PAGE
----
Deal­ing with ev­ery­thing from the insults of age to child mur­der, He­len Garner’s lat­est es­say col­lec­tion is mas­ter­ful, writes Peter Craven

The Weekend Australian - Review - - Books -

It’s years now since it dawned on the world that He­len Garner, who be­came fa­mous for writ­ing Mon­key Grip, a slap-it-all-down novel of love and pain and junkiedom, and con­sol­i­dated her rep­u­ta­tion with a mas­terly novella such as The Chil­dren’s Bach, is ac­tu­ally a daz­zling writer of non­fic­tion.

Back in 1995, the fires raged, il­lu­mi­nat­ingly and non-il­lu­mi­nat­ingly, about the con­tro­ver­sies Garner drama­tised in The First Stone, the story of the Or­mond Col­lege sex­ual ha­rass­ment af­fair. In that book and its suc­ces­sors, Joe Cinque’s Con­so­la­tion ( an Ital­ian boy dead, his mamma’s grief and rage, an In­dian girl­friend and the shadow she casts) and This House of Grief (the story of a man on trial for the mur­der of his young sons), Garner has per­fected a kind of de­tailed point-of-view writ­ing. It is a first-per­son voice that sees a thou­sand things and is at the same time held up to a form of scru­tiny, deeply fic­tional in its artistry, that ques­tions the re­li­a­bil­ity of the nar­ra­tion and high­lights the doubts of this slen­der couldn’t-think-its-way­out-of-a-bag per­sona that trav­els un­der the name of He­len Garner.

What was it Iago said in his ec­stasy of nega­tion? “I am not what I am.” The rea­son why Garner is so good at cap­tur­ing the drama and com­plex­ity of the dark, shad­owed things, the hard cases that make us doubt the good­ness of the law, at least for a time, is she shows us what she does not know or is too blind to see: she shows us the poverty of the self in the face of im­per­cip­i­ence caused by sen­ti­ment or anger, prej­u­dice, ig­no­rance or dumb in­ca­pac­ity.

In the area of the ac­tual, art doesn’t come much higher. (Garner re­cently won the $200,000 Wind­ham-Camp­bell prize, one of the world’s most lu­cra­tive lit­er­ary hon­ours, for her non­fic­tion work span­ning four decades.)

It was Keats who said he wanted to get be­yond any ir­ri­ta­ble reach­ing af­ter fact and rea­son and soared as a con­se­quence like a comet. Well, as the crime books go, so go th­ese es­says. When you and I and Garner are long dead, they will read this woman to find out what life was like in Aus­tralia in the mid-20th and early 21st cen­turies. Do you want to know what an older woman, sub­ject to grumpi­ness and van­ity, is like in the face of the ir­ri­ta­tion en­gen­dered by a sleek, up-him­self young drinks waiter? With tilted head and toothy smile the waiter said, “How’s your day been, ladies?’’ “Not bad, thanks,’’ I said. “We’re look­ing for­ward to a drink.” He leaned his head and shoul­ders right into our per­sonal space. “And how was your shop­ping?” Ev­ery­where I Look By He­len Garner Text Pub­lish­ing, 229pp, $29.99 That was when I lost it. “Lis­ten,” I said with a slow, sav­age calm. “We don’t want you to ask th­ese ques­tions. We want you to be cool and silent, like a real cock­tail waiter.” The in­sult rolled off my tongue as smooth as poi­son. The waiter’s smile with­ered. Then he made a sur­pris­ing move. He put out his hand to me and said, “My name’s Hugh.” I shook his hand. “I’m He­len. This is Anne. Now, in the short­est pos­si­ble time, will you please get two very dry mar­ti­nis onto this ta­ble?”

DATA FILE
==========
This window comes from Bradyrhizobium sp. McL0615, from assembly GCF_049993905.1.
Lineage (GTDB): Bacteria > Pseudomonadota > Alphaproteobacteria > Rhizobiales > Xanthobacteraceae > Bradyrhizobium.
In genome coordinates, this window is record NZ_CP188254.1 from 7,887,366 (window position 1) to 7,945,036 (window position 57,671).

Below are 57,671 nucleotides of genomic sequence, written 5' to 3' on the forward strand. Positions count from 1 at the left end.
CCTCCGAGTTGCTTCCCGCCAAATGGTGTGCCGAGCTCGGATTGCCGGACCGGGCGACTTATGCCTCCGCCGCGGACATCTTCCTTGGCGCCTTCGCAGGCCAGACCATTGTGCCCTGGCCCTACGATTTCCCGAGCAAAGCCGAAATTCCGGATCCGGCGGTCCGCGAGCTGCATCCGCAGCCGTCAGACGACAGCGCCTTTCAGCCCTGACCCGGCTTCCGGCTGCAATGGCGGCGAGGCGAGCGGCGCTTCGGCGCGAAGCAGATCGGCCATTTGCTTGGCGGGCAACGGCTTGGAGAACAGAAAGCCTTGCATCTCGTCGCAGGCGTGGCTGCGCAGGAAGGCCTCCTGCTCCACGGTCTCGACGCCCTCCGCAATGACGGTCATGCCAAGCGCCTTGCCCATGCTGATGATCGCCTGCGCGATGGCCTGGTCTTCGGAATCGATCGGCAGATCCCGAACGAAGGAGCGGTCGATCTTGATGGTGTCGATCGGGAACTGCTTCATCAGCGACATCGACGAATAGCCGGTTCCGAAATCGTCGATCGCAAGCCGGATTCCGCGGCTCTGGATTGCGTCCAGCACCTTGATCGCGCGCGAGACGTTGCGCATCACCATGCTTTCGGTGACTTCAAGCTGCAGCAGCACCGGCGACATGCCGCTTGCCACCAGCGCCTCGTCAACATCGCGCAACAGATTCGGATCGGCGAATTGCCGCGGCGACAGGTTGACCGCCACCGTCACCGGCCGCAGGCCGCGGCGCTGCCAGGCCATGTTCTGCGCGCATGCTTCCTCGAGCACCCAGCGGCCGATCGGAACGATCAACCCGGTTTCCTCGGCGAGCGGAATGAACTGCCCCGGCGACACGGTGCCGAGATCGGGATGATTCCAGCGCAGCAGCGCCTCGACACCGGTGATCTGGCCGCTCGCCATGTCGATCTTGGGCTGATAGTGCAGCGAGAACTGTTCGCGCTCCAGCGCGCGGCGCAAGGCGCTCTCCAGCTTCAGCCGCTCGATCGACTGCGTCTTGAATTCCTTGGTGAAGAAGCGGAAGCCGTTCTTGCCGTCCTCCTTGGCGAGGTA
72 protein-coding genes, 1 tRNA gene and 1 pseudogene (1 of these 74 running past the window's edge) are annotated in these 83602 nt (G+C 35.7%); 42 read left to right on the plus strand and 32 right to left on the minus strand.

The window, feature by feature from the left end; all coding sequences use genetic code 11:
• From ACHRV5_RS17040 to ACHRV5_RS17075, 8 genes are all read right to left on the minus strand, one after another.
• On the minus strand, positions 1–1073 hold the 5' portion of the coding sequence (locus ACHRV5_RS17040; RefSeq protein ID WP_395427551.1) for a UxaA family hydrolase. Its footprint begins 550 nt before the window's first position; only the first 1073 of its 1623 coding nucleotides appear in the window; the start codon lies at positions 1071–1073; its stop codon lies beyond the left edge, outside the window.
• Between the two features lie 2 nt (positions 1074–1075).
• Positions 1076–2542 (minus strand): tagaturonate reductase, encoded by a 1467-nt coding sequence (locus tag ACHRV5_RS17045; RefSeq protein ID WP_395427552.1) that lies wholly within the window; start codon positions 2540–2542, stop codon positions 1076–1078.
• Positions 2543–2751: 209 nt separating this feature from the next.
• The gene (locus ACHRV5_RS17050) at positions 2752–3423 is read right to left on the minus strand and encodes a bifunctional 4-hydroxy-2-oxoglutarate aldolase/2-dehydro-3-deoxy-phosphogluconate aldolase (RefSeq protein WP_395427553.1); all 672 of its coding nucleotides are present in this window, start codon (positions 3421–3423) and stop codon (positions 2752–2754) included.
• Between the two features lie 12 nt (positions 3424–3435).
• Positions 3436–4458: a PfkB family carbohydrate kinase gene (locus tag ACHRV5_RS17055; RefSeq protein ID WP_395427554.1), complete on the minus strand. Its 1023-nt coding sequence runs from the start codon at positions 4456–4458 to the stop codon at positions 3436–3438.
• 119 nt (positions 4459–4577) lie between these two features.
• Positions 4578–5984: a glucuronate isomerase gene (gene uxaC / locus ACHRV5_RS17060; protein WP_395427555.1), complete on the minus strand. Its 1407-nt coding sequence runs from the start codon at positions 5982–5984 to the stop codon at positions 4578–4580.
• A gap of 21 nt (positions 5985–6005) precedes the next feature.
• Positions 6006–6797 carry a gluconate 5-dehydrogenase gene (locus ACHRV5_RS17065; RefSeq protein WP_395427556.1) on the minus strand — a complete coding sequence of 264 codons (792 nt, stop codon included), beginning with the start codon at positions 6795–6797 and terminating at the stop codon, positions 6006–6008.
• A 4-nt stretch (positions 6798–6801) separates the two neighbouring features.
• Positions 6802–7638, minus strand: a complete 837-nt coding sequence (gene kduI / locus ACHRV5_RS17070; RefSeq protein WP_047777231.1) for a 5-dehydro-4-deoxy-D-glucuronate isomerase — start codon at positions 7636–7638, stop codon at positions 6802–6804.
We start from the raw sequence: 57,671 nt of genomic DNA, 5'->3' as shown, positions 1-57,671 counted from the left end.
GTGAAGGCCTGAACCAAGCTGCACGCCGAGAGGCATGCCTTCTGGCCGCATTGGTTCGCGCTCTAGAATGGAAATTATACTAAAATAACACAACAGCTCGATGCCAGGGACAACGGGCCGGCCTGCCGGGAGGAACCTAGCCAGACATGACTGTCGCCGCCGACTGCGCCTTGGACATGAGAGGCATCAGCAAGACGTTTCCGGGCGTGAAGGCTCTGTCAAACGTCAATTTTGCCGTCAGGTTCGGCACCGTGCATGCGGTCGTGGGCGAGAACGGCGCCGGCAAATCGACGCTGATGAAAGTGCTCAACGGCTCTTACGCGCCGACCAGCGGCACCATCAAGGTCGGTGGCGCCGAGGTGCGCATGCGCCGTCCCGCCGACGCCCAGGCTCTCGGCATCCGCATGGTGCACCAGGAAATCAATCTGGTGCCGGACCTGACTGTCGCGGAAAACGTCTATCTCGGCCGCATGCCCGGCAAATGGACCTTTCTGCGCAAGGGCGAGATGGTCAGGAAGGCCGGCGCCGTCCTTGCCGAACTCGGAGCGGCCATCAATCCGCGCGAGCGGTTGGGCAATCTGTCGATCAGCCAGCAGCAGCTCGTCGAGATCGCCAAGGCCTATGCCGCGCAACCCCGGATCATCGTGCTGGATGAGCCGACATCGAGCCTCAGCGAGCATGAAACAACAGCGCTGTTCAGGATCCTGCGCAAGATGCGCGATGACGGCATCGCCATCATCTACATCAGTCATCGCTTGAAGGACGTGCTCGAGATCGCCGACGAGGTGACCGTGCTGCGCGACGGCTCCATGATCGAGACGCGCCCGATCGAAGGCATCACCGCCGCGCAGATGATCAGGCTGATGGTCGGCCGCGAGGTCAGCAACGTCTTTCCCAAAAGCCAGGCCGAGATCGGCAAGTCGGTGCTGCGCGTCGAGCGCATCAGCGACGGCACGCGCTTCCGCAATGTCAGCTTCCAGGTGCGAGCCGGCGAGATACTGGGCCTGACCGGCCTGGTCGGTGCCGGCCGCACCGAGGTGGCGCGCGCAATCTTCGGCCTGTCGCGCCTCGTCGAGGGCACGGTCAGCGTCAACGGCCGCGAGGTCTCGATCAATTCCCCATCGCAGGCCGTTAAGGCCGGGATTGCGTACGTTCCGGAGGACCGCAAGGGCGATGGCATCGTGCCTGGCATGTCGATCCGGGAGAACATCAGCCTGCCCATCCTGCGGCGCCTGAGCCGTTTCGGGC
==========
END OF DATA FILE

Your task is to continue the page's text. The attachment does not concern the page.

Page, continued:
Af­ter such self-knowl­edge what for­give­ness? Yet some­thing a bit dif­fer­ent emerges af­ter a drink. The waiter comes back. He met my eye. Nei­ther of us smiled, let alone apol­o­gised. But be­tween us flick­ered some­thing be­nign. His ap­par­ent lack of re­sent­ment moved me to leave him a rather large tip.

How does a story like this work? It cer­tainly does not re­pu­di­ate the tough­ness of its own con­clu­sion, which is, God help us, al­most Yeat­sian in the rhetoric of its cold anger. And let no one, ever again, un­der any cir­cum­stances, put to me or any other woman the mo­ronic ques­tion, “And how was your shop­ping?”

And yet how that anger com­pli­cates it. It’s not hard to see how any­one, per­haps es­pe­cially a young woman, might find her blood boil­ing at the head­long self-rev­e­la­tions of Garner, grumpy old woman, but the art is some­thing else again, a con­di­tion of com­plete sim­plic­ity cost­ing not less than ev­ery­thing.

If you don’t want to weep in pub­lic, avoid read­ing the es­say Dreams of Her Real Self on a tram. It’s about the au­thor’s mother, long for­saken, and it is a mas­ter­piece.


I asked my mother, “Would you go to my

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